Behind the Villainous Hit “Behind Blue Eyes” by The Who

The Who is known for giant guitars, big vocals, drum smashes, and even the occasional guitar demolition onstage. But beneath all of that pomp and circumstance are some terrific songs. Well-crafted offerings with melody, heart and spirit.

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One song, in particular, is the 1971 “Behind Blue Eyes,” which has become one of the band’s most recognizable, with Roger Daltrey’s serene voice cutting through the airwaves. But what is the backstory behind this eerie, explosive rock song? And what is it all about?


While the British-born band The Who, known for songs like “My Generation,” started in 1964, the group and its members went through various evolutions over the years. From pinball-themed concept albums to changes in spirituality.

To wit, the band’s co-founder and lead guitar player Pete Townshend was following the teachings and leadership of a spiritual leader from India, Meher Baba. It’s from his name, in part, that the song title “Baba O’Riley” comes. Part of Townshend’s practice was avoiding earthly temptation.

So, one night, when propositioned by a groupie, Townshend managed to avoid her siren song and instead went to his hotel room. It was there he wrote the phrase, “When my fist clenches, crack it open …” as part of a prayer. And the phrase that would later arrive in the lyrics for “Behind Blue Eyes.”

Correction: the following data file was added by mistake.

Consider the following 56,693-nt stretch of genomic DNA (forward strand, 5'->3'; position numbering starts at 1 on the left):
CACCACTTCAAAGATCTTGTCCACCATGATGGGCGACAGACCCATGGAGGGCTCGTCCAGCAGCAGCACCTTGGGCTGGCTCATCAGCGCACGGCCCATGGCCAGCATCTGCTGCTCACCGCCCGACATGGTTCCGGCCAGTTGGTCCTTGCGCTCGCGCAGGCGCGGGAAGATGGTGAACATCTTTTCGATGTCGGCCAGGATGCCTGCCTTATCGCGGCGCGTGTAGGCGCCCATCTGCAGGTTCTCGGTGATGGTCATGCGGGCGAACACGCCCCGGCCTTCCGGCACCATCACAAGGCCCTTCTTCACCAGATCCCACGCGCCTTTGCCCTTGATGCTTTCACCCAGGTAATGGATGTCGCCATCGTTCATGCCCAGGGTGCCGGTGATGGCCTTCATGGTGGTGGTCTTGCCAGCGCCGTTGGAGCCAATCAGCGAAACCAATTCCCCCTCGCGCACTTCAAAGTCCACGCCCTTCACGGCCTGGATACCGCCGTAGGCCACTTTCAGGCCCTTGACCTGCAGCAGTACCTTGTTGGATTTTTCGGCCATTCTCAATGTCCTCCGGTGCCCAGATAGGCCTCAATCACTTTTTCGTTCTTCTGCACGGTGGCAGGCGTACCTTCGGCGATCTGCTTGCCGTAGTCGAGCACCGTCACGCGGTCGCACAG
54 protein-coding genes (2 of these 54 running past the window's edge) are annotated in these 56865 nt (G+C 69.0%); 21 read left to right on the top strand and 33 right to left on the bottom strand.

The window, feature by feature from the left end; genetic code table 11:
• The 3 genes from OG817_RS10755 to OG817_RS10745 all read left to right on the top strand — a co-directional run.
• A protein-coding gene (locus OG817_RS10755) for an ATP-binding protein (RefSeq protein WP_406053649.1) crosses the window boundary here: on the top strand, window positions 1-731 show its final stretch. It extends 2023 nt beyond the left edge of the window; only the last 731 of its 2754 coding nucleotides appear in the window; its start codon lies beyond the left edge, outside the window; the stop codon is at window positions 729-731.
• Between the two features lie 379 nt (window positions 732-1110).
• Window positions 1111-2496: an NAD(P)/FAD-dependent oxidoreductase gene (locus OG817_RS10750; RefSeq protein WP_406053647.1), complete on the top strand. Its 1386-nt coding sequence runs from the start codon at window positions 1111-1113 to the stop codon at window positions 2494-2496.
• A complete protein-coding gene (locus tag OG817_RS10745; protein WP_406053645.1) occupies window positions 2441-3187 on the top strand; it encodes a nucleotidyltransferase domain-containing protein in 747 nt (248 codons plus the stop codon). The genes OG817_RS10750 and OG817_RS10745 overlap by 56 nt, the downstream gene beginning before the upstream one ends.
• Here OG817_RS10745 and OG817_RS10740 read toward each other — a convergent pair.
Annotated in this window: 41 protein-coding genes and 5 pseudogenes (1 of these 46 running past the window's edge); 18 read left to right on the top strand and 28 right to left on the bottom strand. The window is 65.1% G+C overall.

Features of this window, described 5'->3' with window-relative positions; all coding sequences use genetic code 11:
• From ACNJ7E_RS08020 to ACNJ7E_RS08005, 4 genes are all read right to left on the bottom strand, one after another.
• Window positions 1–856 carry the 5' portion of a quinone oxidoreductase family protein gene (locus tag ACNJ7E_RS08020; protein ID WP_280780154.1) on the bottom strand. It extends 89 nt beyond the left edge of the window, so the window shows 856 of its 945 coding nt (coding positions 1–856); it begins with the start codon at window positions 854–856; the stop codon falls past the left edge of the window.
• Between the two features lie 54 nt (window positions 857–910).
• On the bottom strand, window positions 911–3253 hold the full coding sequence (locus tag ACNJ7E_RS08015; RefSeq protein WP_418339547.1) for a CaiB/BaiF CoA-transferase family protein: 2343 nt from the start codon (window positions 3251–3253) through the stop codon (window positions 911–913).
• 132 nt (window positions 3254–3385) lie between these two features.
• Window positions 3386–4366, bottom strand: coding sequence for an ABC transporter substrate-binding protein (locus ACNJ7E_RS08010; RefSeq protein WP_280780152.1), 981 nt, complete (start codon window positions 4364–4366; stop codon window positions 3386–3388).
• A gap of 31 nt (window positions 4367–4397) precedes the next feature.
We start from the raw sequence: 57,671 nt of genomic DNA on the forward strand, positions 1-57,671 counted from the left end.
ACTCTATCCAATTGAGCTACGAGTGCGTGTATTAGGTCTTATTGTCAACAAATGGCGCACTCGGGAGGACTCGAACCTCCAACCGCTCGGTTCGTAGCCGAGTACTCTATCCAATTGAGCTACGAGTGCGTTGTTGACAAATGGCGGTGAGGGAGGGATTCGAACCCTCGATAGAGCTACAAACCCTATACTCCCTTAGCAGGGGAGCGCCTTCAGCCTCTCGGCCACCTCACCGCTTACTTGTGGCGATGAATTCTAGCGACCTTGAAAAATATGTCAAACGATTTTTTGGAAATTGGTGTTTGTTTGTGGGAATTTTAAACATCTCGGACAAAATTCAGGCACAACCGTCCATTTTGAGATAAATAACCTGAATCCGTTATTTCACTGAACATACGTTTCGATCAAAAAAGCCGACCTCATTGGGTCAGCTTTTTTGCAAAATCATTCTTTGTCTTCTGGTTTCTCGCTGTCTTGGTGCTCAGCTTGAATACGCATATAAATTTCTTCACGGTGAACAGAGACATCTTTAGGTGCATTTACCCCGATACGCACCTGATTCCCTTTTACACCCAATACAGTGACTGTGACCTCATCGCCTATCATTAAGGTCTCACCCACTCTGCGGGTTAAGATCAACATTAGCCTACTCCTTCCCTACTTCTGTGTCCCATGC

The Lifehouse Project

Originally, “Behind Blues Eyes,” which hit No. 34 on the Billboard Hot 100, was meant to be a part of Townshend’s Lifehouse project with The Who. But when that was dashed, Townshend acquiesced to the members and allowed the magnetic song to come out as part of The Who’s 1971 LP, Who’s Next. Townshend did revive his Lifehouse work around 2000.

The Concept

The song itself is written from the perspective of someone who is perceived to be the villain but who is actually not. The character’s name is Jumbo. Townshend discussed the track’s back story in the book, The Who by Numbers: The Story of the Who Through Their Music. “‘Behind Blue Eyes’ really is off the wall because that was a song sung by the villain of the piece [Jumbo], the fact that he felt in the original story that he was forced into a position of being a villain whereas he felt he was a good guy.”

To wit, Daltrey sings over plucked guitar,

No one knows what it’s like
To be the bad man
To be the sad man
Behind blue eyes

No one knows what it’s like
To be hated
To be fated
To telling only lies

But my dreams, they aren’t as empty
As my conscience seems to be
I have hours, only lonely
My love is vengeance that’s never free

The idea of a mournful, lamenting hero singing so beautifully as he wears the crown of thorns—chef’s kiss. And the song was later revived in the ’90s thanks to rap-rockers Limp Bizkit.

This piece has been edited to reflect that ‘Lifehouse’ was not originally a Pete Townshend solo album.

Photo by RB/Redferns

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